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This Game Turns James Joyce’s Most Notorious Novel Into Virtual Reality

But will it make you want to finish Ulysses?

smithsonian.com

If you’re befuddled by James Joyce, you’re not alone: The Irish author’s books are notoriously hard to finish. Ulysses is especially challenging—it’s so difficult to tackle that there are scores of guides encouraging readers to stick with it. But now a new game may help you muddle through. As Shaunacy Ferro reports for mental_floss, a Boston College project will soon bring the novel to life using virtual reality.

It’s called Joycestick, and it takes players through the Dublin of Joyce’s masterpiece. Players are thrust into what’s been nicknamed Bloomsday—June 16, 1904, the day the entire novel takes place and the day on which Joyce fans celebrate his work worldwide. In the game, users can tool around the city and “pick up” 3D objects diligently modeled by the Joycestick team—objects like a hat or a gramophone that are central to the novel. As they explore, they’ll hear an immersive aural environment including narration, music and readings from the book.

The digital humanities project is the brainchild of Boston College English professor Joe Nugent and 21 collaborators dedicated to transforming Joyce’s book into a VR experience. Together, they’ve storyboarded, scored, modeled and coded the book into an experience they call “tactilely sophisticated and accurate to Joyce’s vision.”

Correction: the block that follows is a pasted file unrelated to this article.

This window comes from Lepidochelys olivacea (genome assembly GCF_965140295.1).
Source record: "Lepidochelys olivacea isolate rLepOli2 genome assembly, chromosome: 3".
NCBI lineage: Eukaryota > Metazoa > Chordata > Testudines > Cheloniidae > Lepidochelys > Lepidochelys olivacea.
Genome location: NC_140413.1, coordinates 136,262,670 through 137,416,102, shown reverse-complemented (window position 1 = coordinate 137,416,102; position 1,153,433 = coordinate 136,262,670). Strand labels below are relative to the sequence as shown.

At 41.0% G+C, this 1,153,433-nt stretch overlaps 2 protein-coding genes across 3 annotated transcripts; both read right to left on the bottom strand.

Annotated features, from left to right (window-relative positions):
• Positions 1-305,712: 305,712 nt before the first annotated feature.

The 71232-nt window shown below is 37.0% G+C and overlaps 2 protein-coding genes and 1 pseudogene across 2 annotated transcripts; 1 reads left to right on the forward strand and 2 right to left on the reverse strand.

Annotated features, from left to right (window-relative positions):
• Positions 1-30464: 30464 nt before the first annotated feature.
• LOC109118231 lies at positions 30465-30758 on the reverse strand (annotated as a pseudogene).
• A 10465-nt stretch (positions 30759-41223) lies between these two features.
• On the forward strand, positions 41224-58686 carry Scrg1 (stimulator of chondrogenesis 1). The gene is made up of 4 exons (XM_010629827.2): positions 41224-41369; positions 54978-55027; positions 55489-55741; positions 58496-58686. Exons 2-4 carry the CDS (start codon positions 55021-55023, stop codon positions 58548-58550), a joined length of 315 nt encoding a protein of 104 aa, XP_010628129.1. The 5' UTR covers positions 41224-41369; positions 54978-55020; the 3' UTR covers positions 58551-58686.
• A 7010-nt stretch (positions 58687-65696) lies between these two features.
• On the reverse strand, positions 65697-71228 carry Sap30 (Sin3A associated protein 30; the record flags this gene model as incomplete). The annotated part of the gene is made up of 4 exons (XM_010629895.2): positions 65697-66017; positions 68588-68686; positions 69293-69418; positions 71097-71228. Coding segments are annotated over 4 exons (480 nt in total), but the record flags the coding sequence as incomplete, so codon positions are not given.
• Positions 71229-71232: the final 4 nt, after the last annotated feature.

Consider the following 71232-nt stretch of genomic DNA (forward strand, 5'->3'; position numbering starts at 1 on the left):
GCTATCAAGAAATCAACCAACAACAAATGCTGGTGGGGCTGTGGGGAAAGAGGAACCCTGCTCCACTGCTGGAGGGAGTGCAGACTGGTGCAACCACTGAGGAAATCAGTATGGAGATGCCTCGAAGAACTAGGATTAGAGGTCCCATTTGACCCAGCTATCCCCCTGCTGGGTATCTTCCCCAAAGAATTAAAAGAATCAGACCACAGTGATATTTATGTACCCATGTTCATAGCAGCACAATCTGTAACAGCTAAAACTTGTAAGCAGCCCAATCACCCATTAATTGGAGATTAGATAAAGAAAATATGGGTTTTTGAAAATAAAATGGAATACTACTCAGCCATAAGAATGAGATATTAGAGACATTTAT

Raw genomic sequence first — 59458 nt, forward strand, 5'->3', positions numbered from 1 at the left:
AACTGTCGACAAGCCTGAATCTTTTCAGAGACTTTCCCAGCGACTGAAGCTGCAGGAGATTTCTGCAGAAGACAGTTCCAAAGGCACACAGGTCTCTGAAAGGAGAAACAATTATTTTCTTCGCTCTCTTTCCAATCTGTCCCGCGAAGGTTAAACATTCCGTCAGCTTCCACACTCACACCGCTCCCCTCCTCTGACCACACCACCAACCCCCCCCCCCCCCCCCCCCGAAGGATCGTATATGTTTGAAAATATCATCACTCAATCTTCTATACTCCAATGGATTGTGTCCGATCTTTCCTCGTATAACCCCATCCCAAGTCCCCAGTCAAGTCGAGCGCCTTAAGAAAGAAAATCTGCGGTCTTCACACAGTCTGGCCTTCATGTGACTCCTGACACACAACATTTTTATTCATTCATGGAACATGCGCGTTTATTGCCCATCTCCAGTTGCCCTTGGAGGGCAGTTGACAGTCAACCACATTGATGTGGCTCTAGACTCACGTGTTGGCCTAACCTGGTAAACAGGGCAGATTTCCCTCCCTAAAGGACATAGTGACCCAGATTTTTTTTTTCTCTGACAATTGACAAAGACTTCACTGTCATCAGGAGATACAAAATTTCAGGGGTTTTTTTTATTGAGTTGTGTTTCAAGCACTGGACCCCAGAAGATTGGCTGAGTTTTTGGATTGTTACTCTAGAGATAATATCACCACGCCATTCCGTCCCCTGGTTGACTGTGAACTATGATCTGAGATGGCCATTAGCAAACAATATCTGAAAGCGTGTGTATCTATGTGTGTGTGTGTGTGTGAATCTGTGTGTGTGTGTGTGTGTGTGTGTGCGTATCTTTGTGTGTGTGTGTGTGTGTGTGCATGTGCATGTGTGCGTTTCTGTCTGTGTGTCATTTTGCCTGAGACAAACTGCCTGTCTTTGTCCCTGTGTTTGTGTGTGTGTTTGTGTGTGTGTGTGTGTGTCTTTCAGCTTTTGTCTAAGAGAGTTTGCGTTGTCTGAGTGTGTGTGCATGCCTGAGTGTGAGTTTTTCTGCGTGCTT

Nugent’s not new to gamifying Joyce. In 2012, he debuted another project, JoyceWays, an interactive app that features a multimedia tour of Joyce’s work through criticism, audio, maps, video and other elements. The team raised millions of dollars for the project on Kickstarter.

JoyceStick has already been presented in Rome, but the team hopes to finish the game by Bloomsday this year, showing it off in Dublin on June 16. Nugent tells The Times’ Sean O’Driscoll that the game initially started out as a joke, but that his students became so intrigued that it became a complex reality. Will the finished product be as complex as Ulysses itself? Probably not—but by offering a simple, captivating take on the novel, it might just inspire more people to finish it.

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